Thursday, May 25, 2006

CWU threatens postal strike

The following is a CWU press release.

"Today CWU restored democracy back to the Post Office” was the message from Billy Hayes, General Secretary, after the announcement that over 90,000 postal workers back the union’s vision for the future of Royal Mail.

Billy Hayes, General Secretary, said: “We live in a democracy and our ballot result is a blow to Royal Mail’s style of management by diktat and imposition.

“Allan Leighton believes in one person one vote - so long as he’s the person with the vote!

“By carrying out this ballot the union has done what Royal Mail was afraid to do – give people a choice over their future.”

After the consultation result an Emergency Motion recommending a ballot on strike action was unanimously passed by the postal conference. The adopted position gives Royal Mail four weeks to reopen pay negotiations with the union and make progress in other areas including resolving monies owed through efficiency savings.

Deputy General Secretary Dave Ward told delegates: “It’s not a sign of strength to impose a pay deal on our members - it’s a sign of weakness.

“Royal Mail needs to understand how serious we are about the imposition of pay. If they don’t return to negotiations they will be faced with the prospect of a national strike ballot.”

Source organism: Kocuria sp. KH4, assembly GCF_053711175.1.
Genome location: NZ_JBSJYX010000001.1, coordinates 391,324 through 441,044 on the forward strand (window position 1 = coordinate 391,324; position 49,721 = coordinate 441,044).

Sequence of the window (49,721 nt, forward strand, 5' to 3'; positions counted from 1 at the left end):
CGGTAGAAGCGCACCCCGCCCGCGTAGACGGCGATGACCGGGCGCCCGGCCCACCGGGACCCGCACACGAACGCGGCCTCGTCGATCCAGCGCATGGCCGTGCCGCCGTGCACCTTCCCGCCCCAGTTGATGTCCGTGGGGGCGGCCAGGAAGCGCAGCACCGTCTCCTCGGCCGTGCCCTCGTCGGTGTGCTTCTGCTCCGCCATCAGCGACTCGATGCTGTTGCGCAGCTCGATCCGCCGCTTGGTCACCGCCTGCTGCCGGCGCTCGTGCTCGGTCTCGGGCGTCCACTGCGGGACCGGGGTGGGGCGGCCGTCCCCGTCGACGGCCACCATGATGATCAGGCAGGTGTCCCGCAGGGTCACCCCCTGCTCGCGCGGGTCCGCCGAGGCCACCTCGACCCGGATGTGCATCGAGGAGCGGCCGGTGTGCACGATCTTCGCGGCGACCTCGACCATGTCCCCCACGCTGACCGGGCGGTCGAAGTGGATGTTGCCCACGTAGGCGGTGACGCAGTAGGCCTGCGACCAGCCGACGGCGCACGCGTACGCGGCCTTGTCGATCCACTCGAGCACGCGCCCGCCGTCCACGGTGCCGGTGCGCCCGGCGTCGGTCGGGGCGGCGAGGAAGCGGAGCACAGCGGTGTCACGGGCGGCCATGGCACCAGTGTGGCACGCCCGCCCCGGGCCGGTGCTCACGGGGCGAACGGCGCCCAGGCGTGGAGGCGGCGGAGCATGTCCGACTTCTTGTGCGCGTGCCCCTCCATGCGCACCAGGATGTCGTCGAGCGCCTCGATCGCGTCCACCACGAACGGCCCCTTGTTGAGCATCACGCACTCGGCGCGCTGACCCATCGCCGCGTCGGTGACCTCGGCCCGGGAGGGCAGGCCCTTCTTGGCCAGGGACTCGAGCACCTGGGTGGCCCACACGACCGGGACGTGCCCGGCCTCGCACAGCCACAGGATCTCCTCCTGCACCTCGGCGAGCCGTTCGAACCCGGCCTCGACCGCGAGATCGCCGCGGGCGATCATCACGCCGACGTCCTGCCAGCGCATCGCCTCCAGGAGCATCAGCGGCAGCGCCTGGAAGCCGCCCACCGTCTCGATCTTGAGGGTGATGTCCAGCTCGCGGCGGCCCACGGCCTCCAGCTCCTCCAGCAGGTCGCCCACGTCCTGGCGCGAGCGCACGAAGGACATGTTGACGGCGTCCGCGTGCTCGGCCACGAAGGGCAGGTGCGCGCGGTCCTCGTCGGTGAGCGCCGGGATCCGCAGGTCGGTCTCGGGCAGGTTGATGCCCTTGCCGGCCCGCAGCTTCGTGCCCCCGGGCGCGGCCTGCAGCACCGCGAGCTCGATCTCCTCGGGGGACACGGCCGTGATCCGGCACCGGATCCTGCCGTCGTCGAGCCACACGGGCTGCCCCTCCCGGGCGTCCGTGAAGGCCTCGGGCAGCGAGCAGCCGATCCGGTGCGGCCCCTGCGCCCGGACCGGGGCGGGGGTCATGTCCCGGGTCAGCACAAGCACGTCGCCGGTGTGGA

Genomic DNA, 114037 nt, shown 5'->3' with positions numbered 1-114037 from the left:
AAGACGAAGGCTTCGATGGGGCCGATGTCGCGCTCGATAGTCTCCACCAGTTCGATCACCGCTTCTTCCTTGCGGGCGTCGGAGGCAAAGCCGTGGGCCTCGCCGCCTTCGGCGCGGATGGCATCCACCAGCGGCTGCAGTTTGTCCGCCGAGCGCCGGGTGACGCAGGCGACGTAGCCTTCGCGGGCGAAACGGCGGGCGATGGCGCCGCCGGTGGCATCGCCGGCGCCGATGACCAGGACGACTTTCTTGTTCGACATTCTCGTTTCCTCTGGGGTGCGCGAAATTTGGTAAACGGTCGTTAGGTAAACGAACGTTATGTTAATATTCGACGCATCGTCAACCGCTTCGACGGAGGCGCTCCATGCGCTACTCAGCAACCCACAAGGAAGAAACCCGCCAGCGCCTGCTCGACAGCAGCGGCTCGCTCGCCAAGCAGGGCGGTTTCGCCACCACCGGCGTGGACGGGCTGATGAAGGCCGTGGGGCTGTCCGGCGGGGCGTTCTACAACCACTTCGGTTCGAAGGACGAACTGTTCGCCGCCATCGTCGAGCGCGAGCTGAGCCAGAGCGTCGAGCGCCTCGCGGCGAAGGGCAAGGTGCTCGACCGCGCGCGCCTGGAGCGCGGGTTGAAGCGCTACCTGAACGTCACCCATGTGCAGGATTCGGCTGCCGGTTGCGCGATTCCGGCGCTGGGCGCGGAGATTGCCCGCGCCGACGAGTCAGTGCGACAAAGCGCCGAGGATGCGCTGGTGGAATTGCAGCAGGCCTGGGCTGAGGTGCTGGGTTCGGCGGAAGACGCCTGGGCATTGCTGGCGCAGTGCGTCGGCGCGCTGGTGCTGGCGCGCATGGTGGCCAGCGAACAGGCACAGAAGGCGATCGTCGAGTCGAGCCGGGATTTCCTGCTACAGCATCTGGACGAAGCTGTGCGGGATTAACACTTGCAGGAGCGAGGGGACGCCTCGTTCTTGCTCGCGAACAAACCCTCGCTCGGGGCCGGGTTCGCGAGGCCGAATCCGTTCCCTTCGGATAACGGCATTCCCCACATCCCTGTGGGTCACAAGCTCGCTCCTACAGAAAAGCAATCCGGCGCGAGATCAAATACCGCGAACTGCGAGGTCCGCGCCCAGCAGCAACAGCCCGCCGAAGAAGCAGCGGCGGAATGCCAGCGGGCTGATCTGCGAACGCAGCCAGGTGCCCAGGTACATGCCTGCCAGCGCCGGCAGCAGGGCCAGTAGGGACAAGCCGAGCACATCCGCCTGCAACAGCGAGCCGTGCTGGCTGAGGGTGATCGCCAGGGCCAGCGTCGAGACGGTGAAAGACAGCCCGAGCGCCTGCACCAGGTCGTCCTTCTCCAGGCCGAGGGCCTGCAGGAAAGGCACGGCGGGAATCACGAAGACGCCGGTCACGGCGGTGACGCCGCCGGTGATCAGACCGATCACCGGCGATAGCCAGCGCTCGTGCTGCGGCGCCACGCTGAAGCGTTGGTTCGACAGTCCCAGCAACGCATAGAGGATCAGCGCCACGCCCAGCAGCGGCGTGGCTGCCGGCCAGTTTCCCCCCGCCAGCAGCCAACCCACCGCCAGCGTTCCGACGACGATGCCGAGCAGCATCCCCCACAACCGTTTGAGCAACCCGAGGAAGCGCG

Ballot papers were sent to all members working in Royal Mail letters – around 136,000 in total.

91,478 ballot papers were returned – 67.3% in total.

Of those, a massive 98.5% - 90,103 members – voted yes in support of the CWU vision.

Only 1,375 – 1.5% - voted against.

The Telephone Poll:
Separately, to reinforce the consultative ballot, CWU engaged an independent company, The Campaign Company, to carry out a professional telephone poll.

They contacted 1,000 CWU members working in Royal Mail Letters.
Note: the size of this sample means that the result of the poll is statistically valid.

- Of those polled, 949 supported the CWU vision. Only 51 didn’t.
- Significantly, a further 67.9% of those polled said that they were either angry or very angry over the imposition of pay.


Post a Comment

<< Home